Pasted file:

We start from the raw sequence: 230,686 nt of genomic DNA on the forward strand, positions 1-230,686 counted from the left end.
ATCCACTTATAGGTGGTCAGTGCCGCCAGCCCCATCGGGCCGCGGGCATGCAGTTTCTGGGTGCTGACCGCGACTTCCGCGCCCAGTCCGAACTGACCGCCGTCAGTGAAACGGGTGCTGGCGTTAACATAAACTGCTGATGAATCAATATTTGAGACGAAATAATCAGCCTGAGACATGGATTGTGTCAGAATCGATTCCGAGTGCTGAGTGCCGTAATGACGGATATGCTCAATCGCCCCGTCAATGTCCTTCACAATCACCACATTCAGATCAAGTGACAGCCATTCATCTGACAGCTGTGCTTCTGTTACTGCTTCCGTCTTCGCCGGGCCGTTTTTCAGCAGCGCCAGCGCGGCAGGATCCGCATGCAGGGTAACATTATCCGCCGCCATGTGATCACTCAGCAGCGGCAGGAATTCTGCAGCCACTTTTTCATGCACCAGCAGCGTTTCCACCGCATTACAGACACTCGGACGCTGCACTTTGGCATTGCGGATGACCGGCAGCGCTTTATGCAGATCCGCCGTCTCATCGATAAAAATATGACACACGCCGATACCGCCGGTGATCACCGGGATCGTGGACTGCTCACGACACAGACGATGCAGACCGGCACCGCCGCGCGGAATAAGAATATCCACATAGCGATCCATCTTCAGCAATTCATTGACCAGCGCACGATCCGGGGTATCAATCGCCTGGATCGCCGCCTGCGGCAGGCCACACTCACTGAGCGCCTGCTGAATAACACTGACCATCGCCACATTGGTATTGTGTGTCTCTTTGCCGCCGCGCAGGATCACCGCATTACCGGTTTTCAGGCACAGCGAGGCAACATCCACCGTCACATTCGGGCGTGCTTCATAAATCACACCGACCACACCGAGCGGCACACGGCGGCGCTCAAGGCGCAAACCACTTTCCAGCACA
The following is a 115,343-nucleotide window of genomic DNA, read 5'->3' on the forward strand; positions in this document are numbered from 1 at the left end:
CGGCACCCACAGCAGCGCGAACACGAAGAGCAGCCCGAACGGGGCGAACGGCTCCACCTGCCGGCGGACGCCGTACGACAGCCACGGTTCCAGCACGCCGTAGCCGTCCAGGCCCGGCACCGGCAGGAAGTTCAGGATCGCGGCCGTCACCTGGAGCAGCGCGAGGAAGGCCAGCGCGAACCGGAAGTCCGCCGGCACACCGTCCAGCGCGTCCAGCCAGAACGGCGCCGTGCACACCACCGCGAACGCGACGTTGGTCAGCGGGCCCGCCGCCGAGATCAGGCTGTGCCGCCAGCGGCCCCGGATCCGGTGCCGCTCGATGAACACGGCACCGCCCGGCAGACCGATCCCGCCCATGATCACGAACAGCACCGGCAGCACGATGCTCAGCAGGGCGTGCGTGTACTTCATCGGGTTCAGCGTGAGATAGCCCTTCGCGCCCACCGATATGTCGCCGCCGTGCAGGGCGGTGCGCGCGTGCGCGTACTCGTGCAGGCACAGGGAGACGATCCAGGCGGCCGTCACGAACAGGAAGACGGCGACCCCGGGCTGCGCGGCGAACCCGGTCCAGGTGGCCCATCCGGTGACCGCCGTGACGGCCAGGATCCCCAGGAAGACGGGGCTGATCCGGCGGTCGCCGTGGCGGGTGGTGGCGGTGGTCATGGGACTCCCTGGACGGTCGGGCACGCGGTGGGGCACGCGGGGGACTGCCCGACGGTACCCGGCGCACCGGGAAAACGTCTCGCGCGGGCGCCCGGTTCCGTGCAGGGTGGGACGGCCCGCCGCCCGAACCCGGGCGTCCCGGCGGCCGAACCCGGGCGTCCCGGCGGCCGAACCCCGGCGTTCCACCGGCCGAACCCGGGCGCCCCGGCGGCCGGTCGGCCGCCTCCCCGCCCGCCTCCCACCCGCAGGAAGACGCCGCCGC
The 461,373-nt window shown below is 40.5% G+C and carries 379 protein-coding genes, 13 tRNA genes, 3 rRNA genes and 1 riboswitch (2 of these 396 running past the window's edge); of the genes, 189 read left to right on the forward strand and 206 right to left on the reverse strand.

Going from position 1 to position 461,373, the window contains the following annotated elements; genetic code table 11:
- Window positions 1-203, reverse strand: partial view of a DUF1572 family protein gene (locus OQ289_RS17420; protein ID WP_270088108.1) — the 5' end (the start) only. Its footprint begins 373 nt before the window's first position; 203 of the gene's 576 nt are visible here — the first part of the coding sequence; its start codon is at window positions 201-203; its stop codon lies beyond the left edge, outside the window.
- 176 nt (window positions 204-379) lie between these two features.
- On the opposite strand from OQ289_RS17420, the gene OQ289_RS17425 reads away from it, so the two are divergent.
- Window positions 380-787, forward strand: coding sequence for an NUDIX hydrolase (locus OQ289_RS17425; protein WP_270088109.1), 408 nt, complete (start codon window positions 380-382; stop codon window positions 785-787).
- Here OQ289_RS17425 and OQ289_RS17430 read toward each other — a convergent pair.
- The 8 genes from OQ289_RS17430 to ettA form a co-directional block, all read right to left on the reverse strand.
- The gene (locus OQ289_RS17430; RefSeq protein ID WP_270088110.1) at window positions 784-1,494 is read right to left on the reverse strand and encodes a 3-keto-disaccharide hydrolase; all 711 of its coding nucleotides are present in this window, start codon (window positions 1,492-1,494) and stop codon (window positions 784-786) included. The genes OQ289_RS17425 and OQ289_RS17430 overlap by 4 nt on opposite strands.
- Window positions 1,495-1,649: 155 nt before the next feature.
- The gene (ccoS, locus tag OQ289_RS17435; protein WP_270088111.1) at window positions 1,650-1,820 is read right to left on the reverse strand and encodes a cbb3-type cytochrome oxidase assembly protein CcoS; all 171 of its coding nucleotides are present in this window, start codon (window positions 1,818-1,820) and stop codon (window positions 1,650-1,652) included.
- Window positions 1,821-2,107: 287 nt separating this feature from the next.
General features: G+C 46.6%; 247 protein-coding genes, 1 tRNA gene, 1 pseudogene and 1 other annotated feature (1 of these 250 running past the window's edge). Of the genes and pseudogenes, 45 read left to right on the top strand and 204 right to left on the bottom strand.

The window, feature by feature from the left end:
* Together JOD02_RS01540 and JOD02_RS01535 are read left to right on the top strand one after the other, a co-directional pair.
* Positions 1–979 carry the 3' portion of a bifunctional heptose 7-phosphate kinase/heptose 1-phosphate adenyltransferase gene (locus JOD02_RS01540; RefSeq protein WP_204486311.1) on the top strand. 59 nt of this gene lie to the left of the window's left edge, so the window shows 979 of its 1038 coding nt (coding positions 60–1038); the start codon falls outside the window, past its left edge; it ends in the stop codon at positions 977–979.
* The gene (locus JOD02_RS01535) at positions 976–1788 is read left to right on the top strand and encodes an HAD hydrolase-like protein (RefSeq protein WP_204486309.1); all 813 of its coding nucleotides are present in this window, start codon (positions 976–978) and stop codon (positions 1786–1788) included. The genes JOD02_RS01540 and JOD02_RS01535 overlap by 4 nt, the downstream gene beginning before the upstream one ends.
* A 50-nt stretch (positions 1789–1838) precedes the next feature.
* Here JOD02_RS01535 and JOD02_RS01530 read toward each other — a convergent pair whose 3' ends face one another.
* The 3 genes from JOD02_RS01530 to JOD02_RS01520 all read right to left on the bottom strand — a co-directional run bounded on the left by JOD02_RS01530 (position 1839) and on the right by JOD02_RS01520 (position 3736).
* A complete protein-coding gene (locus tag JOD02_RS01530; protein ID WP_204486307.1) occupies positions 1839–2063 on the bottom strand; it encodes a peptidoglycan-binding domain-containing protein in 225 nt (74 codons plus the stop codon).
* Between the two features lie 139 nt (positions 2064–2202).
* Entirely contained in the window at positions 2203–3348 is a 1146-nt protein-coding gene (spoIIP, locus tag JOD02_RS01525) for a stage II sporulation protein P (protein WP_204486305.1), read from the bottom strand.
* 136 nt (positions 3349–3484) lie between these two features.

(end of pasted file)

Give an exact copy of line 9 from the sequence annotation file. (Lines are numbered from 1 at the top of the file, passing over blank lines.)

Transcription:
- On the opposite strand from OQ289_RS17420, the gene OQ289_RS17425 reads away from it, so the two are divergent.